Monday, June 23, 2014

Now the Blossom I Am

Slowly one retrieves the writing, returning it to home. When I study the grass, I no longer see only grass. It is impossible to outlive our helpfulness.

Ants scale the chair where I write, chickadees hide in the blackberry bushes. The kitchen smells like parsley and garlic and when I close my eyes I see mushrooms peeking from beneath silky ferns. How gentle we are becoming, you and I, as if remembering at last what is love.

One watches the pale moon fade like chalk dropped in the sea, one shares the way with a lady bug. I walk alone as far as the old cemetery to sit quietly on a rotting bench and think about nothing in particular. You can't explain it, you can only move in it.

After, I said "I felt like I swallowed a disco" to which Chrisoula replied "I felt like we did in Vermont." I have followed cows down wooded trails, I have ignored the jabbering of men. Slowly I allow the writing to reclaim itself, which in a way is to allow it to lead me, and swallows are thus made my teachers.

I mean: bluets, clover, fleasbane, daisies, hawkweed, buttercups and pale wild morning glories hiding in the uncut hay field. Watts Brook rises on account of beavers and beavers come and go. One forgets about the mail, and it's okay, because communication was never so restricted.

Hammers yield the manageable distance. I stack quartz near the front stairs and sing quietly in moonlight my gratitude. Be not afraid and betray no glade.

Afternoon opens now the blossom I am all for you. Voices rise and fall, run the gamut from whispers to shouts, here and elsewhere the same.

Sunday, June 22, 2014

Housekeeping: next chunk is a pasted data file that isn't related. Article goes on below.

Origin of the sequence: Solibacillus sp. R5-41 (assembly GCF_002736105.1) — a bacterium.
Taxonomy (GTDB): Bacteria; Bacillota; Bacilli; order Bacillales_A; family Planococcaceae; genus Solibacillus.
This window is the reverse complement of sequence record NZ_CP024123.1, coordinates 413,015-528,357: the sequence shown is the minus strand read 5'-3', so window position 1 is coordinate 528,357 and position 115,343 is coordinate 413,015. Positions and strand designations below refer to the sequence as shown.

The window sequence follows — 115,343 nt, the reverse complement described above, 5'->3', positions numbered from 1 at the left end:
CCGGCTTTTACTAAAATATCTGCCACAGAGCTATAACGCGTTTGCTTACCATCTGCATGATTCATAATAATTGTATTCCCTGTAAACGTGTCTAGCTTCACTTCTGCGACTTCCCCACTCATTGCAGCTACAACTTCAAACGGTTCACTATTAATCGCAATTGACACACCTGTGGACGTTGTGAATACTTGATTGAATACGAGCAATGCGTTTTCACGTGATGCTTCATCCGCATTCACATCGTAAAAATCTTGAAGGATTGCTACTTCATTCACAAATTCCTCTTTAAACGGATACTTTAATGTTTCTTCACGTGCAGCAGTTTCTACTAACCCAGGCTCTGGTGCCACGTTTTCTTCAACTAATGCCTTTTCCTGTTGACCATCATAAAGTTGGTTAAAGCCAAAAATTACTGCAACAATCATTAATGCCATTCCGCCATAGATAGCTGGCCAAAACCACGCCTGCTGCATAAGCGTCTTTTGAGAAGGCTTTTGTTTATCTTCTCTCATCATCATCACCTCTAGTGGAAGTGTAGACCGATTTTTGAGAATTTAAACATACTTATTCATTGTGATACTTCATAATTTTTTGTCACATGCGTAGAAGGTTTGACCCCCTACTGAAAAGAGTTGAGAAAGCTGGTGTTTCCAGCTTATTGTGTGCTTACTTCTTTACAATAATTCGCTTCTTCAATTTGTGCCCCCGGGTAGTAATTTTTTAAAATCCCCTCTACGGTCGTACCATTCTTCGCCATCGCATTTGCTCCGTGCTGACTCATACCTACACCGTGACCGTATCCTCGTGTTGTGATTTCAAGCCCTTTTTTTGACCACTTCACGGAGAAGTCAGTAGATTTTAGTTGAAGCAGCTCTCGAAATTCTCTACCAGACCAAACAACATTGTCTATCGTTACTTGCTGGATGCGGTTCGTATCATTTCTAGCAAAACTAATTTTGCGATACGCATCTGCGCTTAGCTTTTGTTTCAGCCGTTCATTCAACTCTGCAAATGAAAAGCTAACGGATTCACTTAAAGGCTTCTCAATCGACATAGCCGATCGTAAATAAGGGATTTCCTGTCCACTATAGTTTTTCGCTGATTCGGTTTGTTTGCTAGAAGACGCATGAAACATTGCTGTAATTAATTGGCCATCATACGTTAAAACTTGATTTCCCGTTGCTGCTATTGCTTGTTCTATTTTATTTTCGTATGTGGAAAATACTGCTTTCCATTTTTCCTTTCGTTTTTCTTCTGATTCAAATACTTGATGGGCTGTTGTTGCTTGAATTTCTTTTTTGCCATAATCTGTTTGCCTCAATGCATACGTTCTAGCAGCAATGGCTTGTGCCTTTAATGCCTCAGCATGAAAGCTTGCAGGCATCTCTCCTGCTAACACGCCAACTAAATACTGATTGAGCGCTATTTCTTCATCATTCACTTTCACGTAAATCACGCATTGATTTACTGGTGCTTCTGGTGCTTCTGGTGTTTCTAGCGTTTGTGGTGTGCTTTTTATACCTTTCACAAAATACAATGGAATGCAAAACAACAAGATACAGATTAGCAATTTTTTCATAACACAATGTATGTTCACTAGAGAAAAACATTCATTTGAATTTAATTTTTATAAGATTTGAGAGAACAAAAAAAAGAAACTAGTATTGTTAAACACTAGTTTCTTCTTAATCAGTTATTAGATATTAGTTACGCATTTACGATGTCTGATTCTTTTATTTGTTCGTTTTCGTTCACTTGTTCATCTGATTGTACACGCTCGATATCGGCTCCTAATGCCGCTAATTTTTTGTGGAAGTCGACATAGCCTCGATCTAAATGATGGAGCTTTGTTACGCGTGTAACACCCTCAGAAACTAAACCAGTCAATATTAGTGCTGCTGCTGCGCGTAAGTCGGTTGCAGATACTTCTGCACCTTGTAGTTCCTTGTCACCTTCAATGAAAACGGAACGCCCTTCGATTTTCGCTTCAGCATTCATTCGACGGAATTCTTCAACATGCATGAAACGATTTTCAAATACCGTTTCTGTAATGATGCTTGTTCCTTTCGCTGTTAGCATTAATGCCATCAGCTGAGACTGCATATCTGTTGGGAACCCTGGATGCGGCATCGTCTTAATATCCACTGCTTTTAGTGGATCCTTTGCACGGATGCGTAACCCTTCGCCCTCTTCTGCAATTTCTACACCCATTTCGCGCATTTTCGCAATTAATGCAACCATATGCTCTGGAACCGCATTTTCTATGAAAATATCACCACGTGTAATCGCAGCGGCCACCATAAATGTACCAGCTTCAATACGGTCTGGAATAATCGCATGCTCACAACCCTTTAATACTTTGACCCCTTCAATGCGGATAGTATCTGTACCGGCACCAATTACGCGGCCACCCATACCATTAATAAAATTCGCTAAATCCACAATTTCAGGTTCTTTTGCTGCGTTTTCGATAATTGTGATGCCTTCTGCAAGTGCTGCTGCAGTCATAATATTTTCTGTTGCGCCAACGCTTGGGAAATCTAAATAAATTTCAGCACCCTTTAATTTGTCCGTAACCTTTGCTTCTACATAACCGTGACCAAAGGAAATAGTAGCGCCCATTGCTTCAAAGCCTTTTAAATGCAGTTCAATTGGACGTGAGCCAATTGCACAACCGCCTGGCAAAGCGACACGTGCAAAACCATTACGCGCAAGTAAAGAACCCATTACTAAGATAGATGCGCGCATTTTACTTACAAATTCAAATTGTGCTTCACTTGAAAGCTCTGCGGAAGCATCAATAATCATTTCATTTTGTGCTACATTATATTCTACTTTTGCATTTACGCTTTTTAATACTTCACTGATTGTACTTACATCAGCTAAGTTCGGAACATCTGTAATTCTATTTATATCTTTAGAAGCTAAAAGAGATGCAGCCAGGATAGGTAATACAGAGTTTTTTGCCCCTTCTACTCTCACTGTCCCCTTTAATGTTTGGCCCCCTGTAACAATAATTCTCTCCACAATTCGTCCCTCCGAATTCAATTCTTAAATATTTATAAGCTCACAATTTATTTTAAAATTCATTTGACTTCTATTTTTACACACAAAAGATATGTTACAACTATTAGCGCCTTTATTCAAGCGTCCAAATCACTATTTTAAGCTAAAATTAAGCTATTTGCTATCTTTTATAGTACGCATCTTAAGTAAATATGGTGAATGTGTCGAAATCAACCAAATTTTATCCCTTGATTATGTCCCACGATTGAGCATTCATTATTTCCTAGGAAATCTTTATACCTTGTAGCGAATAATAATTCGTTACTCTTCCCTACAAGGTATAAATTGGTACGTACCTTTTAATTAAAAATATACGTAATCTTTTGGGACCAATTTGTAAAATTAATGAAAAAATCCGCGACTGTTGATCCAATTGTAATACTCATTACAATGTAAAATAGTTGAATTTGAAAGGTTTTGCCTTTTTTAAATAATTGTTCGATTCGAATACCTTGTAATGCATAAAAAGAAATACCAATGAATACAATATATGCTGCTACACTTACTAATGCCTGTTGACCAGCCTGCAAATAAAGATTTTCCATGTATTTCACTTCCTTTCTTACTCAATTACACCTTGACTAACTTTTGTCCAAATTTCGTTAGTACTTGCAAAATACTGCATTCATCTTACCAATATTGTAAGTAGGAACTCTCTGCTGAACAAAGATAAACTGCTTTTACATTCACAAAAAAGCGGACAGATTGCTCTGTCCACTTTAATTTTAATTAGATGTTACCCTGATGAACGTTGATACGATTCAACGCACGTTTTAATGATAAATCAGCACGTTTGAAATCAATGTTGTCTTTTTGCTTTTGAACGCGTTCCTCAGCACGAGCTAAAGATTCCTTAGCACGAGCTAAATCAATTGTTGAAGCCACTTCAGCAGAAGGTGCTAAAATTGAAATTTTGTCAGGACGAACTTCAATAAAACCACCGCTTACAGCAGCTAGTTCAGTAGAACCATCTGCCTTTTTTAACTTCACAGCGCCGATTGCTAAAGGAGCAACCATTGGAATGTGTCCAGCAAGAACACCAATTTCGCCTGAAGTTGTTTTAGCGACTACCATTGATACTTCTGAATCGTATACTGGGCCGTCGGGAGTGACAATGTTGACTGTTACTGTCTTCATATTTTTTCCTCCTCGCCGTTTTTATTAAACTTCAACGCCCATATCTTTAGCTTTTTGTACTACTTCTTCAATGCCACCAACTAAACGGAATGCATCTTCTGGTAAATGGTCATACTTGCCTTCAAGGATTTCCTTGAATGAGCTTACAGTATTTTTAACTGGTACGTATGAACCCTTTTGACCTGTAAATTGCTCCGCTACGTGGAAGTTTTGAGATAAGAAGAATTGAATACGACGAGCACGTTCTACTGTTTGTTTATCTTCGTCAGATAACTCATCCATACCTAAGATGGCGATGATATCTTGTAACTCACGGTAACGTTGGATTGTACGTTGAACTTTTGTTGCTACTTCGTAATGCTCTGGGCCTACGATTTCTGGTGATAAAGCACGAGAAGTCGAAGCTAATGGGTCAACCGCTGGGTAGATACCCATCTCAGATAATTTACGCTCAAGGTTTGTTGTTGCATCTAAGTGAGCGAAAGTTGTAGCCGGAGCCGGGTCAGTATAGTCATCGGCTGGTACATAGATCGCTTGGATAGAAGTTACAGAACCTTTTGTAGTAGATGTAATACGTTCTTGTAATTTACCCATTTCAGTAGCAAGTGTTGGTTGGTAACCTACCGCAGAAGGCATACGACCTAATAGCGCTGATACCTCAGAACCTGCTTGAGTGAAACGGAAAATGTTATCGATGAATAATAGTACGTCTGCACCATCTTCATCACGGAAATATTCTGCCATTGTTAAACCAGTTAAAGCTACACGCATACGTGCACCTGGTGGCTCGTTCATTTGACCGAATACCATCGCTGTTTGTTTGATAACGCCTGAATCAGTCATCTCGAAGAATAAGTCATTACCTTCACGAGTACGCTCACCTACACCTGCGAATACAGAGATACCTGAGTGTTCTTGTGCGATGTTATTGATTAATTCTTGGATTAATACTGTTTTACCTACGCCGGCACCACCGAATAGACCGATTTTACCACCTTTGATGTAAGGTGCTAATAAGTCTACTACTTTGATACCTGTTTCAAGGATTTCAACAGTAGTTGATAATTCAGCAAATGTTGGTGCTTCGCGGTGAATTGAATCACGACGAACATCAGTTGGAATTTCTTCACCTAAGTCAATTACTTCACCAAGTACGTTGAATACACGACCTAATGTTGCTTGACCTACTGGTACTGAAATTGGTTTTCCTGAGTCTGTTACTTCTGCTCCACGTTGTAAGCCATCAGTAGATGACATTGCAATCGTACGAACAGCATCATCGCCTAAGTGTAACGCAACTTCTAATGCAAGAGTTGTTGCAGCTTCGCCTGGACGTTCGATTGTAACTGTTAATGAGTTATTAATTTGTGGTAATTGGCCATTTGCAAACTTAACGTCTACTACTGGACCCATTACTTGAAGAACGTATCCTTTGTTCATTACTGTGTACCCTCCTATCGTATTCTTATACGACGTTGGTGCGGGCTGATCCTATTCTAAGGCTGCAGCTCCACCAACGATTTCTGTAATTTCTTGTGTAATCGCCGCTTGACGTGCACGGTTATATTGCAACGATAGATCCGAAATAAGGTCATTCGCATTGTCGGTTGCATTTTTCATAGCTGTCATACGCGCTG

The Informed Quiet

Swallows trail across the sky, ferns extends to the limits of each frond. I know blue. Lilac now reaches even beyond the first story. Side yard gutters left untended fill with chipmunks and husks of seed. The bark of any tree becomes you.

Afternoons sitting by the brook, reading Wittgenstein, grateful nobody asks what I think. A conversation is an event, and events have effects, usually measurable ones. Want eclipses need, as any contemplative knows. More and more there are no words. Honeysuckle bouquet all over us.

I take Sophia the old orchard and the secret cemetery, both several miles into the forest at the edge of town. Instruments of regret compose sorrowful songs to nobody's surprise. Because we don't talk going in, we surprise the bears who tumble over stone walls away from us. Hills rolling west into New York where I literally saw Jesus but didn't realize it until several months after. Join the triumph of the skies, indeed.

The ducks chatter as we refill waterers. Chickadees assume leadership positions, as I am still learning how to talk without speaking. Emily Dickinson's swimmers forever push the bounds of going under. My muffled cries against her throat, her arms holding me in place long after, and then the earned - the informed - quiet. Not getting anywhere is the only way to go.

Saturday, June 21, 2014

You Can Find Jesus Anywhere

I lose count of the hawkweed blossoms and it's okay. Milk snakes unfurl like a monk's belt and near the cemetery summer's first toad scuttles the trail for rotting logs. Eighteen fifty was a hard year, fifty-one harder.

Tea while the chickens do their egg song and I write. What else is morning for? Clarity is a form of responsibility and at last one is ready to accept it.

Viceroy butterflies sun themselves near the garden, folding and unfolding in the stiff light until at last they rise and flutter west. Robin's egg fragments litter the lawn and God is near accordingly. I mean holiness pervades the whole of creation and I notice it sometimes and others I don't.